The use of angiotensin-converting enzyme inhibitors (ACEIs) and angiotensin receptor II blockers (ARBs) is probably associated with an increase in congenital malformations [11]. Therefore patients who were treated with ACEIs/ARBs for blood pressure control were switched to alternative antihypertensives regarded as safe in pregnancy. In patients with mild proteinuria controlled by ACEIs/ARBs, these medications were stopped while patients tried to conceive and blood pressure was monitored closely.

APS was defined according to the Sapporo criteria [12], because the study period had started before more recent guidelines were published [13]. Women with obstetric APS received low-dose aspirin from preconception and additional low-molecular-weight heparin (LMWH) from a positive pregnancy test. Women with thrombotic APS treated with low-dose aspirin before pregnancy continued this medication throughout pregnancy and post-partum. In addition, these patients started with LMWH as soon as they had a positive pregnancy test. Women on warfarin before conception were switched to adjusted doses of LMWH (plus aspirin 100 mg daily) as soon as pregnancy was confirmed.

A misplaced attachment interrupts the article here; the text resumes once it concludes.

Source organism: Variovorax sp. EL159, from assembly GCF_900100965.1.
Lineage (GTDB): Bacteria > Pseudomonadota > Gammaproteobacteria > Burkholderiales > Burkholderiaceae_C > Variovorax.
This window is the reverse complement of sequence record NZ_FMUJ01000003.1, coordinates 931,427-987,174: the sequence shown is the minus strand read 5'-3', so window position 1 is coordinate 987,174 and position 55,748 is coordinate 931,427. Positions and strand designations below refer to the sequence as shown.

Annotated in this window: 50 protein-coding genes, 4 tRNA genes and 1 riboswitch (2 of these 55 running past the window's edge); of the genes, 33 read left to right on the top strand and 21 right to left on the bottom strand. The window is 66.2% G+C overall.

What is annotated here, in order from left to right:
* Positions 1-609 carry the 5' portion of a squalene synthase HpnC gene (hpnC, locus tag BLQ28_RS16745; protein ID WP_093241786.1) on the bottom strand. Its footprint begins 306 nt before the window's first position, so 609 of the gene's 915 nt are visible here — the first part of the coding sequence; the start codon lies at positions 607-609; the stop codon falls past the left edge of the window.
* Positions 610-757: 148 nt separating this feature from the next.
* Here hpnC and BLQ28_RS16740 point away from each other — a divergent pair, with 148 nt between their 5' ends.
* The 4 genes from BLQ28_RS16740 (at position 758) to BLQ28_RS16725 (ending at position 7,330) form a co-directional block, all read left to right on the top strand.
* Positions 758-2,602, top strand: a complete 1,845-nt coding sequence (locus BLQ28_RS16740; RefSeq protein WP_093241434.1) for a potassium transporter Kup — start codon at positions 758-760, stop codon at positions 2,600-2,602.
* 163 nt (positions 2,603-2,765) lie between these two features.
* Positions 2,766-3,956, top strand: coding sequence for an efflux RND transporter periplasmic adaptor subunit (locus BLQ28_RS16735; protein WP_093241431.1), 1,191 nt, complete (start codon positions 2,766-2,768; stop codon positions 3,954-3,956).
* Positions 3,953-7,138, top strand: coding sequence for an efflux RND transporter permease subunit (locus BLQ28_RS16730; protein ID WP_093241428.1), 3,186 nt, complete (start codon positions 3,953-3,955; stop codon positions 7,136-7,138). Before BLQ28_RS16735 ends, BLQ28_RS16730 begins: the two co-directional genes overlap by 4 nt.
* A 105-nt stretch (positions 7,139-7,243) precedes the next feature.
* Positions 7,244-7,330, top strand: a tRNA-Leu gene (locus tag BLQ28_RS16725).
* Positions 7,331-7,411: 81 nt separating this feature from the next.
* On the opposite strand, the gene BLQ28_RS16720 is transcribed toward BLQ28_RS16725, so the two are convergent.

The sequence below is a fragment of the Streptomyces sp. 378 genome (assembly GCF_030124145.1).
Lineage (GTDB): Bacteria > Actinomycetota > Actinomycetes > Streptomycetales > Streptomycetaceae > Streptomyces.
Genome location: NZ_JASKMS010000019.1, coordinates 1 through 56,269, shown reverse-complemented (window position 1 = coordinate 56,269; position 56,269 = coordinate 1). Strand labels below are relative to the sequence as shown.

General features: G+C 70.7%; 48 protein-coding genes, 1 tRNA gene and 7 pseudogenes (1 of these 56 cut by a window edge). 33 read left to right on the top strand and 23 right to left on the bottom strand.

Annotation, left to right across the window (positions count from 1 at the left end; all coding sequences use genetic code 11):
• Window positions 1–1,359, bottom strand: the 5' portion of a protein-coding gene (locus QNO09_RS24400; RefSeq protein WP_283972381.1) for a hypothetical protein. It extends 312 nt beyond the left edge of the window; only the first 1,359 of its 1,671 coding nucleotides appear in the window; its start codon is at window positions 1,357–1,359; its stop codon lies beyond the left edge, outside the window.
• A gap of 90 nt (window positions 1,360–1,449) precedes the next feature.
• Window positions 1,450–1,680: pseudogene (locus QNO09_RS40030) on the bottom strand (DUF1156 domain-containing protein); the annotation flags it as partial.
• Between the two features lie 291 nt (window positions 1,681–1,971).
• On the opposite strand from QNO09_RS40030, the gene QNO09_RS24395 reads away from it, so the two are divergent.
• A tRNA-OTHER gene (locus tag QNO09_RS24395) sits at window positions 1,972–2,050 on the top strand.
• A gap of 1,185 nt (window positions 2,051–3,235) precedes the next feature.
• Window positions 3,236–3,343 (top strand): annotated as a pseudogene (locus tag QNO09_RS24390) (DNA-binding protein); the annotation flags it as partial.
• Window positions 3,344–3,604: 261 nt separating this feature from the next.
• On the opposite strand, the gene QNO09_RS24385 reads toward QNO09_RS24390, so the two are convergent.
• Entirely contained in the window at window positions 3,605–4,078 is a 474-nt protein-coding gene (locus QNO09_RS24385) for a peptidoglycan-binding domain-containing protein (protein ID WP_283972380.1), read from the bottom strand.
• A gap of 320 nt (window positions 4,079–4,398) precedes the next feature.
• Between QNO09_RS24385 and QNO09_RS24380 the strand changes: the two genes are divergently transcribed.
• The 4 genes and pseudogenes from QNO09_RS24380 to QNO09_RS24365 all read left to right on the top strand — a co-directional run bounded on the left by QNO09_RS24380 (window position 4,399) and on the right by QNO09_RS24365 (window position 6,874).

In addition, regardless of their aPL status, all women who asked for pregnancy counselling after 2007 received low-dose aspirin during pregnancy, as at this time point a meta-analysis showed significant reductions in the frequency of pre-eclampsia among women at risk [14].

Definitions of the terms used in this study

Renal flare: worsening of proteinuria (increase by >1000 mg/24 h, during pregnancy in the absence of preeclampsia) associated with urinary sediment turning active from inactive or an increase in serum creatinine of >30%.

Hypertension: systolic blood pressure >140 mm Hg and/or diastolic blood pressure >90 mm Hg in a sitting position in three consecutive measurements, or use of anti-hypertensive drugs.

Pre-eclampsia: in women without baseline hypertension and proteinuria <300 mg/day, pre-eclampsia is defined as new-onset hypertension and proteinuria >300 mg/day after 20 weeks of gestation. In women without hypertension and proteinuria >300 mg/day at baseline, superimposed pre-eclampsia is defined as new-onset hypertension and doubling 24-h urinary proteins or urine/creatinine ratio after 20 weeks of gestation. In women with hypertension and proteinuria >300 mg/day at baseline, diagnosis of superimposed pre-eclampsia requires both worsening hypertension (increase of systolic or diastolic blood pressure of 30 mm Hg or greater and 15 mm Hg or greater, respectively, above baseline values) and doubling proteinuria. Diagnosis of pre-eclampsia was taken into consideration only in the presence of inactive urinary sediment (<5 red blood cells/hpf).